Astronomers have used mysterious signals coming from deep in space to solve one of the universe puzzles
Researchers used fast radio bursts very intense, very short radio signals coming from a source that is still unknown to find the universe puzzle “missing matter”.
Until now, researchers were unable to find half of the matter that they knew should be out in the universe puzzle.
Astronomers have long known that such missing baryonic matter must be somewhere, with models and research indicating that it has to exist. But for thirty years they have been unable to find it, which the scientists involved likened to a cosmic magic trick.
Now those signals have been used to locate that missing matter in the vast space between stars and galaxies, in a breakthrough new paper that relies on a technique that could go on to shed further light on other mysteries of the cosmos.
The researchers used the fast radio bursts to measure the material that they would have passed through on their journey between whatever extreme part of the universe puzzle has created them, and the australian telescope that first detected them. By studying them with radio telescopes in australia, they were able to measure how much matter they would have passed through on their way.
Researchers were then able to use optical telescopes to look at the galaxies that those fast radio bursts are being sent out from. That allowed them to be sure about how far those galaxies were and by comparing those two measurements, they could understand the amount of material that must have been encountered on their journey.
Such advanced techniques were required because while there is a vast amount of missing material, it is very sparsely distributed through the universe puzzle, as well as being at a temperature that makes it hard to detect. It is so thinly spread that it is equivalent to looking for just a couple of atoms in a room the size of an office, said lead author jean-pierre macquart, from the curtin university node of the international centre for radio astronomy research (icrar).
The key discovery that allowed scientists to find that matter was the use of the fast radio bursts as “cosmological tools”, he told the independent. Likening them to a swiss army knife, professor macquart said that scientists hope to make many more such discoveries using the mysterious blasts to measure other parts of the universe.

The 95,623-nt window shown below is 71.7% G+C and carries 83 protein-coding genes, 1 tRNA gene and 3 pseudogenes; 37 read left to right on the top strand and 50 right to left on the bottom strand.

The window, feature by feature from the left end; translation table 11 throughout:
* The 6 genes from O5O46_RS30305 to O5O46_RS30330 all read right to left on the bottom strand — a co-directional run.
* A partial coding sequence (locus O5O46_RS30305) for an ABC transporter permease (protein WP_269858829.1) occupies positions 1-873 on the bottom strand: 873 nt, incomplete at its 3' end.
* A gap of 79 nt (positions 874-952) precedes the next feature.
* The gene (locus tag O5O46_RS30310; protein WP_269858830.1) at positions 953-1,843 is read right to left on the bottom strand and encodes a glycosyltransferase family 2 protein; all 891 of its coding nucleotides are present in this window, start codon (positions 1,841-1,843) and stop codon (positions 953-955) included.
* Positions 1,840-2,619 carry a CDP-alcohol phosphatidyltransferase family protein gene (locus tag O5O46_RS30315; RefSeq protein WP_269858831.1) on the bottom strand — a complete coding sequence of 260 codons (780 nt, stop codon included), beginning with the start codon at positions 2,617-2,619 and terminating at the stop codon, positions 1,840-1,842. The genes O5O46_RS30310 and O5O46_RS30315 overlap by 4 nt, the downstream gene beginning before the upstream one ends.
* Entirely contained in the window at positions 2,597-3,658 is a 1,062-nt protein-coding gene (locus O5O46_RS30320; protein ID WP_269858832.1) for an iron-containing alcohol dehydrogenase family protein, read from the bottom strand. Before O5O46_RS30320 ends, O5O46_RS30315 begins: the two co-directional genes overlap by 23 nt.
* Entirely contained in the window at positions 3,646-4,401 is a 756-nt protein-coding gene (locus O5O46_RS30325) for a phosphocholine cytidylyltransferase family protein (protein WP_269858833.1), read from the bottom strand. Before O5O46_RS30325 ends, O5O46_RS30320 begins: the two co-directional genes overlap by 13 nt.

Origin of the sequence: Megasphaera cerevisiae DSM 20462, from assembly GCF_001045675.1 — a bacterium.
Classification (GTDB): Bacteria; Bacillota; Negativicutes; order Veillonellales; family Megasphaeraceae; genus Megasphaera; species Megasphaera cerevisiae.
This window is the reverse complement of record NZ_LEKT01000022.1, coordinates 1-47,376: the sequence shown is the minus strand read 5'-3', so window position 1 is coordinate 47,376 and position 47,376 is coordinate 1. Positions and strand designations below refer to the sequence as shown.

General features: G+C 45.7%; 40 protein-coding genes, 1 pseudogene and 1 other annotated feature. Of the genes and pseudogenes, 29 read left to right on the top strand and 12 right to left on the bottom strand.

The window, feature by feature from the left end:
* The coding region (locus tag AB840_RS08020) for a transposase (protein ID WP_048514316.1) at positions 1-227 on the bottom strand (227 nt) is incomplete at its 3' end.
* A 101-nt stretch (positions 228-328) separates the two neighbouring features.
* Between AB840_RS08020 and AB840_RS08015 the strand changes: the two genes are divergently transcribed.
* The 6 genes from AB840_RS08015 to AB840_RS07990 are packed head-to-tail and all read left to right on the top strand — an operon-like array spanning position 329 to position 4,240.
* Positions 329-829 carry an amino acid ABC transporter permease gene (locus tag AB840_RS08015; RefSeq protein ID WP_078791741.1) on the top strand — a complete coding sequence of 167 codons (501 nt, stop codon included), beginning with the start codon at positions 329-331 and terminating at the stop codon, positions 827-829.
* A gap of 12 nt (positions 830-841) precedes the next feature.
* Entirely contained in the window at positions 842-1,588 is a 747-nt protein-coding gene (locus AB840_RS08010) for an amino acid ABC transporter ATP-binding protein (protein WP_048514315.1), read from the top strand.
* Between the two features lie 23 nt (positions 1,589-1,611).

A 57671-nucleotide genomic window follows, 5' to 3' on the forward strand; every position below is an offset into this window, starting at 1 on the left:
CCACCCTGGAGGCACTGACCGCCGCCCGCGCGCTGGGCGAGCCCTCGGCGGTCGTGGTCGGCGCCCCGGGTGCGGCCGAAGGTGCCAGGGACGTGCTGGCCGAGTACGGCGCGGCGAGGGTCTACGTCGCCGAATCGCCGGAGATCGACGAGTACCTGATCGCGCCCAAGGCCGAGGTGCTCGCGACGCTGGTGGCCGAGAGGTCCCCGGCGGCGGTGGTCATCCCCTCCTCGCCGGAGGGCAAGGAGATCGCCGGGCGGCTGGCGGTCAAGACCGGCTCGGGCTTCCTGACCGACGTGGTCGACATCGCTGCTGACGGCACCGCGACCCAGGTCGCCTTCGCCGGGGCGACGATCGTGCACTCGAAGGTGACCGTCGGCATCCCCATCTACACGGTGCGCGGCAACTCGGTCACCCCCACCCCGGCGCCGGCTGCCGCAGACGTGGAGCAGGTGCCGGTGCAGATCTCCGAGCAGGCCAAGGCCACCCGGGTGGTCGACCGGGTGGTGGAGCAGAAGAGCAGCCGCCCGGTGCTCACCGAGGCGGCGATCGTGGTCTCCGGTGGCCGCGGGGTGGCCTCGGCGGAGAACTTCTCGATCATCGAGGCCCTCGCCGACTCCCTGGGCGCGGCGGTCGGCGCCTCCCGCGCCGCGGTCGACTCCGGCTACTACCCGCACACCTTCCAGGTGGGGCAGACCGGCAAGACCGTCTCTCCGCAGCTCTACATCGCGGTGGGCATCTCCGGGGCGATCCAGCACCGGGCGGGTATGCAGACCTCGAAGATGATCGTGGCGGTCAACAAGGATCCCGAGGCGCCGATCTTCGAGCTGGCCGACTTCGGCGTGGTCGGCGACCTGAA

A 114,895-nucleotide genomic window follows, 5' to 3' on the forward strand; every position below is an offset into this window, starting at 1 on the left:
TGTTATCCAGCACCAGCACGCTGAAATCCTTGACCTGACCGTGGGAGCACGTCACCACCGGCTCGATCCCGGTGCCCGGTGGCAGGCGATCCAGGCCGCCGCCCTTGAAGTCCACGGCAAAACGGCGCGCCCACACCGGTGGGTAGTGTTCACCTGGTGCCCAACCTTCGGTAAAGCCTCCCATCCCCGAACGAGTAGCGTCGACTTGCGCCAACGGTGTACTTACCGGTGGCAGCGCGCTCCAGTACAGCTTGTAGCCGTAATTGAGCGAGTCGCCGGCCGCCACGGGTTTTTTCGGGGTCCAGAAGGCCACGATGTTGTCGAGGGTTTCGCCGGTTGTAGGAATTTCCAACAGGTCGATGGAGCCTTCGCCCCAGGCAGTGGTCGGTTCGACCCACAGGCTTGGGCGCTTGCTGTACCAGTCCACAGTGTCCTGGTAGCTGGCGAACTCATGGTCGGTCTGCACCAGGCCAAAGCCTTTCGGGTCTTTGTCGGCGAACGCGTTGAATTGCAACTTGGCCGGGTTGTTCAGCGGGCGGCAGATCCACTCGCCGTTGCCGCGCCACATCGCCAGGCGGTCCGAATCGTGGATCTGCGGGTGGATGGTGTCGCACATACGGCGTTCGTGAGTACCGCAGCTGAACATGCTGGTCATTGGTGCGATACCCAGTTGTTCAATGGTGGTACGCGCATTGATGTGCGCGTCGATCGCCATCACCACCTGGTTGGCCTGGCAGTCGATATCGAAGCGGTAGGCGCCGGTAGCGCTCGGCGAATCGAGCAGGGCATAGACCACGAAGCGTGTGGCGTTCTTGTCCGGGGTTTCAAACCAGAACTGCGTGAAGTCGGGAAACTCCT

That is despite the fact that scientists know very little indeed about the radio blasts, including where they come from and what extreme circumstances may be creating them. Professor macquart likened it to the discovery of pulsars by jocelyn bell burnell more than 50 years ago – the details of those radio emissions still remains mysterious, but they have been used as “precision clocks” to study other parts of the universe puzzle in ways that have led to nobel prizes
“we don’t need to know what the frb is physically – what we need to assume is that it happens at one instant within milliseconds,” said bruno leibundgut, very large telescope programme scientist at the european southern observatory. “if you then have a bunch of photons let loose in one moment, then you don’t need to know how they were created other than they have to start at the same time.”
And while the latest discovery does not necessarily give any further information on the frbs themselves, the research that underpinned it could. Scientists now have a detailed picture of the blasts and where they could be coming from within the universe, and hope to use that to understand more about the extreme conditions that give rise to them.
The amount of matter discovered is exactly in line with cosmological models that rely on the cosmic microwave background, which gives us a picture of the universe very shortly after the big bang, professor macquart said that the most surprising thing about the findings is that there was no surprise there at all.
“it tells us that our cosmological models are correct, and that the distribution of matter in the universe is as we know it,” said mariya lyubenova from the european southern observatory, likening it to the discovery of neptune, which was predicted indirectly from its disturbances of the orbit of uranus before it was actually seen. “if this number had turned out to be different it would have caused very, very big challenges to our understanding. The distribution of matter does matter a lot.”
Scientists also still only have relatively limited information about the nature of that matter, even if they now know that it exists. Professor macquart likened the latest study to stepping into an unknown part of the map – researchers have got rid of the sign warning “here be dragons”, but are still yet to characterise the specific coastline. “what will be of interest next is to characterise the matter,” said celine peroux, an astronomer at the european southern observatory who did not work on the study. “we now know the total amount – but what is its state? Is it hot, is it cold? Is it enriched with metals? The location and physical state of that matter is still unknown – and perhaps these objects will help with this.”
This news was originally posted on independent.co.uk